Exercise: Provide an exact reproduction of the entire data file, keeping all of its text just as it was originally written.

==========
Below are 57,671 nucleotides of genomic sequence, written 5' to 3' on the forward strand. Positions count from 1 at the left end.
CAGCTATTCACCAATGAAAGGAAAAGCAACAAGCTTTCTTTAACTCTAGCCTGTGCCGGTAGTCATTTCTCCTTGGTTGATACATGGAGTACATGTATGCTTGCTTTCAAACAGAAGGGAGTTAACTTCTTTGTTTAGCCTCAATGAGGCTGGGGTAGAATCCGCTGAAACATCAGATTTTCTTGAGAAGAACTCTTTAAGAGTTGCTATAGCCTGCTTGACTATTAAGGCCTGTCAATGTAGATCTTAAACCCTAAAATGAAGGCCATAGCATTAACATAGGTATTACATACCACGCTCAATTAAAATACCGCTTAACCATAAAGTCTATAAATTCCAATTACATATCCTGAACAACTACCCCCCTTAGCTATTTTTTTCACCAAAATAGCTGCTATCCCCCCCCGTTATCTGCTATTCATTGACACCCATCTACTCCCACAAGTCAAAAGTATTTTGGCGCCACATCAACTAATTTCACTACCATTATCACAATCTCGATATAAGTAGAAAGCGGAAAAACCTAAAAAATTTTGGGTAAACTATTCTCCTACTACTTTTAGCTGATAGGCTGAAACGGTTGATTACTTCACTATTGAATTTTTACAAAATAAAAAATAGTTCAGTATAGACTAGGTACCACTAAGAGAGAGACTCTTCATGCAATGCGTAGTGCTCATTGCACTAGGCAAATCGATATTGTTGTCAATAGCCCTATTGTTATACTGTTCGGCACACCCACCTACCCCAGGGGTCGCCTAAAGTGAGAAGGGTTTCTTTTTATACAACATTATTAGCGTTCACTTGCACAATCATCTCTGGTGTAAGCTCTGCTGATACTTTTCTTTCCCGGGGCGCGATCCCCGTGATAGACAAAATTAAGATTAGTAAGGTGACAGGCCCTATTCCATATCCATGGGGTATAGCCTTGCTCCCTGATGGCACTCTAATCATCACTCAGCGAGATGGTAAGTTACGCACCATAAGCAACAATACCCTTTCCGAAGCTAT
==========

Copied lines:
Below are 57,671 nucleotides of genomic sequence, written 5' to 3' on the forward strand. Positions count from 1 at the left end.
CAGCTATTCACCAATGAAAGGAAAAGCAACAAGCTTTCTTTAACTCTAGCCTGTGCCGGTAGTCATTTCTCCTTGGTTGATACATGGAGTACATGTATGCTTGCTTTCAAACAGAAGGGAGTTAACTTCTTTGTTTAGCCTCAATGAGGCTGGGGTAGAATCCGCTGAAACATCAGATTTTCTTGAGAAGAACTCTTTAAGAGTTGCTATAGCCTGCTTGACTATTAAGGCCTGTCAATGTAGATCTTAAACCCTAAAATGAAGGCCATAGCATTAACATAGGTATTACATACCACGCTCAATTAAAATACCGCTTAACCATAAAGTCTATAAATTCCAATTACATATCCTGAACAACTACCCCCCTTAGCTATTTTTTTCACCAAAATAGCTGCTATCCCCCCCCGTTATCTGCTATTCATTGACACCCATCTACTCCCACAAGTCAAAAGTATTTTGGCGCCACATCAACTAATTTCACTACCATTATCACAATCTCGATATAAGTAGAAAGCGGAAAAACCTAAAAAATTTTGGGTAAACTATTCTCCTACTACTTTTAGCTGATAGGCTGAAACGGTTGATTACTTCACTATTGAATTTTTACAAAATAAAAAATAGTTCAGTATAGACTAGGTACCACTAAGAGAGAGACTCTTCATGCAATGCGTAGTGCTCATTGCACTAGGCAAATCGATATTGTTGTCAATAGCCCTATTGTTATACTGTTCGGCACACCCACCTACCCCAGGGGTCGCCTAAAGTGAGAAGGGTTTCTTTTTATACAACATTATTAGCGTTCACTTGCACAATCATCTCTGGTGTAAGCTCTGCTGATACTTTTCTTTCCCGGGGCGCGATCCCCGTGATAGACAAAATTAAGATTAGTAAGGTGACAGGCCCTATTCCATATCCATGGGGTATAGCCTTGCTCCCTGATGGCACTCTAATCATCACTCAGCGAGATGGTAAGTTACGCACCATAAGCAACAATACCCTTTCCGAAGCTAT